Should We Just Pay Operators of Dirty Coal Plants to Shutter Them?

Last fall, inspired by the popularity and immediate success of the cash for clunkers program, I had the whimsical thought that maybe, instead of taxing coal-fired generators or forcing them to participate in a complicated cap-and trade system, we should should just pay them to shut down.

It turns out, as Grist blogger Ted Nace recently brought to my attention, that this little lightbulb had already lit up over other heads as well--several of them encasing bigger brains than mine. This is of more than merely personal interest because, with the death this year of the proposed U.S. cap-and-trade bill, if mandated carbon reduction is going to occur on a national scale, it's going to happen some other way.

Writing in the Wall Street Journal last August, T. Boone Pickens and Ted Turner suggested adopting a cash-for-clunkers program in the utility sector, so as to "save money and reduce emissions right away by retiring the oldest, least efficient and most polluting plants." Ten days later Silicon Valley entrepreneur and philanthropist Steve Kirsch proposed in the Huffington Post a "cash for coal" program, in which the government would pay owners of dirty coal plants their residual value, to finance the construction of clean coal plants.

Pickens, Turner, and Kirsch plainly meant the idea to be taken seriously and were not writing in mere whimsy. But the idea just as plainly was a trial balloon, and they did not linger over details. Kirsch confined himself to saying that any dirty coal plant would be eligible for replacement if replaced by a zero-carbon generator at an investment cost under $2,000 per kilowatt. Pickens and Turner preferred to see coal plants replaced by natural gas generators, which would cut per-kilowatt emissions roughly in half.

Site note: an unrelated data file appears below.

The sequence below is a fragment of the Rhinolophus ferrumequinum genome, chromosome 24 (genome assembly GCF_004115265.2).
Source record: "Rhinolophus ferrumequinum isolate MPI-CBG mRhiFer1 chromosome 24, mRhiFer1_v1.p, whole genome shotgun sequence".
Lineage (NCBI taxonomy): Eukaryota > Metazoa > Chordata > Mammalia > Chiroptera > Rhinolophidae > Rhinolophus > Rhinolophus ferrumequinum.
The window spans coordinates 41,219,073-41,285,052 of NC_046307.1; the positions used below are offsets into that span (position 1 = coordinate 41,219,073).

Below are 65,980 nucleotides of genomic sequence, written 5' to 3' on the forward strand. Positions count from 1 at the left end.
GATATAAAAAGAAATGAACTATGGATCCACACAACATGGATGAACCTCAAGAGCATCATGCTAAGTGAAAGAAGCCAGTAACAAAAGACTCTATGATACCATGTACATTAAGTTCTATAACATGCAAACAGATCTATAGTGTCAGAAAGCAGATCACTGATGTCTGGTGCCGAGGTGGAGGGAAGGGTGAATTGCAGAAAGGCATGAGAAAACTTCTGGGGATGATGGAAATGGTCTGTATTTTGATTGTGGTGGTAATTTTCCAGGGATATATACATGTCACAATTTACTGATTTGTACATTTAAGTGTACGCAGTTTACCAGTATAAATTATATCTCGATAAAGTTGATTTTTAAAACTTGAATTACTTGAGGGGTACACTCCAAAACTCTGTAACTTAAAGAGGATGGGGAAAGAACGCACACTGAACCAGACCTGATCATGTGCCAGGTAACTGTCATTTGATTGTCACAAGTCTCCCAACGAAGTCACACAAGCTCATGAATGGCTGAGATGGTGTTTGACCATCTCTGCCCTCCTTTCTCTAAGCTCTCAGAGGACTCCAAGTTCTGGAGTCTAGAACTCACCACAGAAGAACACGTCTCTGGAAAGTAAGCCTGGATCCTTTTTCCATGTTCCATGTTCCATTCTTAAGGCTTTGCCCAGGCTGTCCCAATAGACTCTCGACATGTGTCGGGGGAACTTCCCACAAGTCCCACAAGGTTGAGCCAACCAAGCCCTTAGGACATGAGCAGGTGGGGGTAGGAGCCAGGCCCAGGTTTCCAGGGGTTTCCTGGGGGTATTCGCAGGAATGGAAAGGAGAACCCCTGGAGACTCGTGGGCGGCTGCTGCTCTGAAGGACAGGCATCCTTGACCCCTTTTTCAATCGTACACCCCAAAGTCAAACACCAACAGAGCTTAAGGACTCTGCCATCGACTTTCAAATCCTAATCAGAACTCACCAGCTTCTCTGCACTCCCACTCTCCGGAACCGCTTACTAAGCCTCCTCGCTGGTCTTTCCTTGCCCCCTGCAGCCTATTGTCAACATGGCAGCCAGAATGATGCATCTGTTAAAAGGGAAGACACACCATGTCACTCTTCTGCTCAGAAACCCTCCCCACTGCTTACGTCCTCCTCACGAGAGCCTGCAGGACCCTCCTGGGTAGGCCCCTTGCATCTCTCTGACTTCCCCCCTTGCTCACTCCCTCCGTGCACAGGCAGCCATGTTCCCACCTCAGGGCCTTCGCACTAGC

Nace, eyeing the added costs owners of dirty coal plants will incur in the next five years as they are required to install the latest in scrubbing equipment, has been calculating just how much they'd have to be paid to replace the plants instead. Going beyond that, he'd also like to show that net national savings would result from replacing all U.S. coal plants, which he believes will be necessary if the world is going to have any chance of attaining its 2030 greenhouse gas reduction goals. He believes the issue has legs: A site he helped build, "existing U.S. coal plants," has received 130,000 hits so far.

POSTSCRIPT (Sept. 2, 1010): Nace has now published his analysis explaining how he thinks the U.S. government could save money long-term by paying operators of dirty coal plants to close them. His basic concern is that although about one sixth of the aging coal fleet can be expected to be closed in reaction to rules requiring pollution scrubbers, we'll then be stuck with the other five-sixths, which will continue to emit huge quantities of carbon dioxide. Taking his cues from work done on the beneficial fiscal effects of tobacco regulation, Nace estimates how much money the government could save as a result of higher tax receipts from people who, instead of dying from exposure to coal emissions, continue to work.

His ballpark estimate of how much coal-emission mortality costs the government over a 30-year period? $175 billion. Additional costs attributable to morbidity over 30 years, the remaining time existing coals plants would be expected to operate, comes to $74 billion.

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